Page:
Alaska: The unexpected brewing frontier
When my brother Claude and I traveled to the final frontier we went in search of the standard Alaskan must-sees: unique wildlife, snow-tipped mountain ranges and a chance to spy the beauty of the Aurora Borealis. However, our exploration around Anchorage, down the Kenai Peninsula, and inland towards Denali National Park also delivered us the very pleasant surprise of fantastic micro-breweries. There's nothing more perfect after a hard day of bear spotting, than a good night of beer sipping.
Our first port of call was the picturesque seaside town of Homer, Halibut fishing capital of the world. The dense fish is worth a try if you are swinging by. In a nondescript red barn on the main street is a pub called Alice's Champagne Cocktail. Once you push open the heavy barn door you are enveloped in the warmth of local hospitality, live music and a healthy dose of country feel good. Here you can try the world-renowned Halibut, as well as indulge in an extensive array of tasty locally brewed beers. After sampling only a fraction of the local beers available we decided we needed to head to the beer's source.
Homer Brewing Co. is located less than five minutes from the main drag, in a refurbished wooden shed. Open since 1996, it's not much to look at from the outside, but inside you will find all the bumping and grinding metal machines of a working brewery, a bar style seating area, a giant taxidermy bear and some fine brews.
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Particular favourites of mine included the Old Inlet pale ale and the Red Knot Scottish, whilst my brother who enjoys a heartier ale, was a fan of the China Poot Porter. You can grab yourself either a 12 or 16 oz glass, or opt to try a few crafts with a sampling paddle. For those whose thirst has not been satiated in the one sitting, you can take home a growler (a glass or ceramic jug for beer transportation). We could have stayed there well into the night, but once the ginger cat that prowls the brewery decided to stretch out for a nap on one of the bar tables, we knew it was time to go.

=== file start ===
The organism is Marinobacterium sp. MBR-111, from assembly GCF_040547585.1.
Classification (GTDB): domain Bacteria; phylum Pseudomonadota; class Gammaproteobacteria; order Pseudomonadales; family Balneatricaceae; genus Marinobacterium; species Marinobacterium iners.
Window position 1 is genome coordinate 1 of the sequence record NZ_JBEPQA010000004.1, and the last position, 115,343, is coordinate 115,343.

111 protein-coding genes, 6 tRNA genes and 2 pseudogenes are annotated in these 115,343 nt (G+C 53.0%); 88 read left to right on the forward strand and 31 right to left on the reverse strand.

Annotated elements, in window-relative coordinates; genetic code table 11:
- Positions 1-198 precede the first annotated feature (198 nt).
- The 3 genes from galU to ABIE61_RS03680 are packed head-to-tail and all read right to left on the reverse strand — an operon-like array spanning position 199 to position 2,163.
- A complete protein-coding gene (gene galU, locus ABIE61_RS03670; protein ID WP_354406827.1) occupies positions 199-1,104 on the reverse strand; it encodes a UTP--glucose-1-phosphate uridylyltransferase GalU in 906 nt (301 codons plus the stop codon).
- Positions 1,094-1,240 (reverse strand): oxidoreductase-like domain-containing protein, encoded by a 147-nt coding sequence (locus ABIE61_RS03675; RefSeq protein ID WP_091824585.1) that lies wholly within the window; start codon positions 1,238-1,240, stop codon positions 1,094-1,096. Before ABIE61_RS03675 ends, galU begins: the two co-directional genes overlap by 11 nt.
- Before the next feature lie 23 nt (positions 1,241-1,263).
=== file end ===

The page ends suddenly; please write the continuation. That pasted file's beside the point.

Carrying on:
We continued our beer drinking odyssey in the quirky town of Talkeetna, which is two hours south of the famous Denali National Park. Considering it has a population of 876 people, you wouldn't really think there would be enough people to support a brewery, but thankfully the locals put the hard work in, staying late every night just so travelers can try their wonderful beer creations.
The Denali Brewing Co. has two spots you can enjoy their brews: the brewery, which is a couple of kilometres south of town, or their restaurant and bar in town. We decided on the restaurant in town as it was across the road from our accommodation, which meant beer drinking without worry. The decor is homely and inviting in this country restaurant, and the staff are super efficient and friendly. The menu featured delicious homespun fare such as fish and chips, burgers, and steak and mash, yet it was the beer menu that really ignited our taste buds. Hits for me were the Single Red Engine and the Mother ale, whilst my brother enjoyed the Chuli stout and the Slow Down Brown. The ambiance and the beer were so good that we ended up there the next night as well.
The last micro-brewery worth a mention is the Midnight Sun Brewing Co. in Anchorage. Like finding a rare gem in a pile of rocks, the Midnight Brewing Co. enlivened my spirits after a day of bitter cold. Amidst the sprawl of Anchorage, smack bang in an industrial estate was a warehouse easily confused with its neighbours, but once you walk up the stairs, you know for sure you are in a beer drinker’s heaven.
Belly pleasing stodgy food to fill the tummy, and liquid gold specialties to warm the heart. It must be one of the most popular spots in town, as by 4pm that Friday afternoon you couldn't get a seat, and even floor space was limited. The chatter buzzed, nearly eclipsing the Motown hits playing in the background. Top choices of the day for me were the Sockeye Red IPA and the Snowshoe White Wit beer, whilst Claude was quite partial to the chocolate pumpkin porter.
After our week of driving around Alaska, we never did see the Aurora Borealis like we had planned. Hopefully we didn't miss it whilst sampling all those fine craft beers inside the pub...
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